When Gina Addeo goes to work, she enters a man’s world. While more women are entering the electrical industry, few pioneers like Gina have blazed trails for them. For her, it is not a matter of breaking into a boys club—it is a family affair. After all, a good percentage of electrical contractors follow in their father’s footsteps. What makes the Addeo family unusual is that it is not just the boys doing the following or leading. For ADCO Electrical Corp. and GMA Electrical Corp., both in Staten Island, N.Y., electrical contracting is a family thing. Gender has nothing to do with it.

Gina Michelle Addeo is the first female electrician licensed by New York City and is also founder and sole owner of GMA Electrical Corp. Today, with a medium-sized business, she garners respect from her colleagues in the industry, nearly all men. The New York business is 12 years old and a major player in New York’s electrical projects.

There are significant advantages to being a minority or female in the industry. Gina has her company certified as a Women-owned Business Enterprise (WBE) by the Port Authority of New York and New Jersey, the city of New York, and the state of New York. That status has helped the company thrive. The Minority and Women-owned Business Enterprises program was developed to ensure minority and women-owned firms have an equal opportunity to participate. It offers incentives to hiring a percentage of women- or minority-owned businesses during a construction project.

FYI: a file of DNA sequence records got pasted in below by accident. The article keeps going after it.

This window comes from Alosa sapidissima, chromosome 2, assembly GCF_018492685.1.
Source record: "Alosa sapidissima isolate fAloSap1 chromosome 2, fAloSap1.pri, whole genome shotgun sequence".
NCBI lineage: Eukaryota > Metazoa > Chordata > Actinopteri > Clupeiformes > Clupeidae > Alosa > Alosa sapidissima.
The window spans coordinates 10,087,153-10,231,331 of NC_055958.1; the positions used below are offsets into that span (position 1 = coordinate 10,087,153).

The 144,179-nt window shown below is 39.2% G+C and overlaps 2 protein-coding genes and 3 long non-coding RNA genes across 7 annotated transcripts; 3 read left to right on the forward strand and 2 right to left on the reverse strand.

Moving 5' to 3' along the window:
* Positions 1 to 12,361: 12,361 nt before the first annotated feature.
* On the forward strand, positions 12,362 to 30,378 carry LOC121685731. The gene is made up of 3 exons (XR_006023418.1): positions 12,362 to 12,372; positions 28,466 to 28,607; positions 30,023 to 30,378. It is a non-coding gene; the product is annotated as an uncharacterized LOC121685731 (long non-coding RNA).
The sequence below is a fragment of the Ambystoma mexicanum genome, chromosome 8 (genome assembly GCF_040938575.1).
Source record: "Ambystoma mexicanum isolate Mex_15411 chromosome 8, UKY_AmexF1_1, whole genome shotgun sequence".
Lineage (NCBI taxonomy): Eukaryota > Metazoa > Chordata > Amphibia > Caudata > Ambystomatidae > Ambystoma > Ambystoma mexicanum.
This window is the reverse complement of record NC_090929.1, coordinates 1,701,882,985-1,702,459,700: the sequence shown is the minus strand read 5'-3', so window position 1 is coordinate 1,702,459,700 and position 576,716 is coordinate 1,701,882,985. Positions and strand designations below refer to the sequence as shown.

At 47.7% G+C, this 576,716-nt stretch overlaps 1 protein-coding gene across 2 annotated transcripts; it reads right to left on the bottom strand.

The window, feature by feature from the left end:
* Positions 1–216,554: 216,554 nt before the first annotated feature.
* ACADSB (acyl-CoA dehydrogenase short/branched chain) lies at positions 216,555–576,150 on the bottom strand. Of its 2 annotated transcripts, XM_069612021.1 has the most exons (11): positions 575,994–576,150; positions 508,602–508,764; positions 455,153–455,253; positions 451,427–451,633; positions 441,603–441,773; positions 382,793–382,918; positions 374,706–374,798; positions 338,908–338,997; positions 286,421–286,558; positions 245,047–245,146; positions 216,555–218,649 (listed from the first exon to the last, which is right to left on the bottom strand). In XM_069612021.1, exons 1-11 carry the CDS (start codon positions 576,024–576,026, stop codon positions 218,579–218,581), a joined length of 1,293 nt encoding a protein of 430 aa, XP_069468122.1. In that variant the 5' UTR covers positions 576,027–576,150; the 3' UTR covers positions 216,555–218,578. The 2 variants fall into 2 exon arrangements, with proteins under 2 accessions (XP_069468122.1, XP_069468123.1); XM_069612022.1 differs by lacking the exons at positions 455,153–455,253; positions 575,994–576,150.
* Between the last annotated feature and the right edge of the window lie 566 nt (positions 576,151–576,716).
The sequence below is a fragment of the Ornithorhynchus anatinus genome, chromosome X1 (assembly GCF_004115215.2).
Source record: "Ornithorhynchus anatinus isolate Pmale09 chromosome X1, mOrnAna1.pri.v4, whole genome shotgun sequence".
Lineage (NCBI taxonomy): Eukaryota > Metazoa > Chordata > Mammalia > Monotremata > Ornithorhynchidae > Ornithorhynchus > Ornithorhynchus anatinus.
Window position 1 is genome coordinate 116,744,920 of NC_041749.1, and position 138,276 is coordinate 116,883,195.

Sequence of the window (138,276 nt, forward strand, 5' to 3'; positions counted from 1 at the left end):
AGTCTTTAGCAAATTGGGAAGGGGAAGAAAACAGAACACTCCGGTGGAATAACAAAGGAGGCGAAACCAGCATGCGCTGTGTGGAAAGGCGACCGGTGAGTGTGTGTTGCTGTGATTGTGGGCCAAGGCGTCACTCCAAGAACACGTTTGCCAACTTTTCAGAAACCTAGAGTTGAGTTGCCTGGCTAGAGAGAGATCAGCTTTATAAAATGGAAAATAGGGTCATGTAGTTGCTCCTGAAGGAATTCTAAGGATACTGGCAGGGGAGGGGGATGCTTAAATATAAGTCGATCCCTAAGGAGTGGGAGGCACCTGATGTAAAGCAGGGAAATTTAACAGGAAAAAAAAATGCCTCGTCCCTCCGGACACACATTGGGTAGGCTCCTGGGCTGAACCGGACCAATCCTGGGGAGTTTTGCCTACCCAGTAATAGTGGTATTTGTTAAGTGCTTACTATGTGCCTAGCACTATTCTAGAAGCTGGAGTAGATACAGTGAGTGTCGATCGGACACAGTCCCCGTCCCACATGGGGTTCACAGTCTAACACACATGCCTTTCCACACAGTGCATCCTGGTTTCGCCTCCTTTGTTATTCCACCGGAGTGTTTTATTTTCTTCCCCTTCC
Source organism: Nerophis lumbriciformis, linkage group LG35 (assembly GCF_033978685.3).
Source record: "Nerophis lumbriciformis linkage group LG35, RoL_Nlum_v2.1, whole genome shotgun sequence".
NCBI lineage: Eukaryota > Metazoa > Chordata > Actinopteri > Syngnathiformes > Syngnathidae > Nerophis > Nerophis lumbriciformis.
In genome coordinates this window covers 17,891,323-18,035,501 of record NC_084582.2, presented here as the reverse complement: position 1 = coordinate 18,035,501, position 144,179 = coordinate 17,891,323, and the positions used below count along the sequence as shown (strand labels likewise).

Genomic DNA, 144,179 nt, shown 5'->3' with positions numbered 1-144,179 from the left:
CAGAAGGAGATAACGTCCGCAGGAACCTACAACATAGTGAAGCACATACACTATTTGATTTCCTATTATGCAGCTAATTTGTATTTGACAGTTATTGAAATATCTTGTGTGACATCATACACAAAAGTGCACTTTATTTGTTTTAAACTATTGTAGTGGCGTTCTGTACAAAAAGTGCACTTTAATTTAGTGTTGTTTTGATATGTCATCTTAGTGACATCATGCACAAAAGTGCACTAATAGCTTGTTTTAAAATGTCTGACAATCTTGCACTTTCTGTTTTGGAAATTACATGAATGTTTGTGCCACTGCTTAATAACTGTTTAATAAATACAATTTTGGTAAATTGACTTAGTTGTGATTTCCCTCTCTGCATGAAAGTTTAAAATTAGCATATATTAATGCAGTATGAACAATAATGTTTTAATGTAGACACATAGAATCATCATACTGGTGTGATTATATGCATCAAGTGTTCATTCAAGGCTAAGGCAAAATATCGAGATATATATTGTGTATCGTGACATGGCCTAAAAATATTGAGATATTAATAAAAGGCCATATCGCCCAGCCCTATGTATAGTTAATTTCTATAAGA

Her interest in the business began decades ago when her electrician father, Richard Addeo, opened his own small business, ADCO Electrical in Staten Island in the mid-1970s. It amounted to a few office staff and a handful of electricians; several employees were family members. Starting at age 15, Gina came into the business to answer phones, help around the office and learn how the business worked.

“I was there every chance I could get,” she said.

After school, weekends and summers, the teenager was learning the basics of electrical contracting and running a business. Not only did she learn some of the technical side of electrical contracting, she watched her father’s company grow.

“I knew I wanted to do something in the electrical industry, and I found it interesting. I admired my dad, and I wanted to help him,” she said.

ADCO was a family business. As the company grew, Richard Addeo’s father and father-in-law joined its ranks. When it came time for college, Gina said her mind had already been made for her.

“I was good at math and science and was interested in electricity,” she said.

That led her to Stevens Institute and electrical engineering. Addeo graduated from Stevens Institute of Technology, Hoboken, N.J., with a BSEE. Straight out of school, looking for work in Manhattan, she joined the former Rich Inc., where she spent two-and-a-half years working with customized computer systems.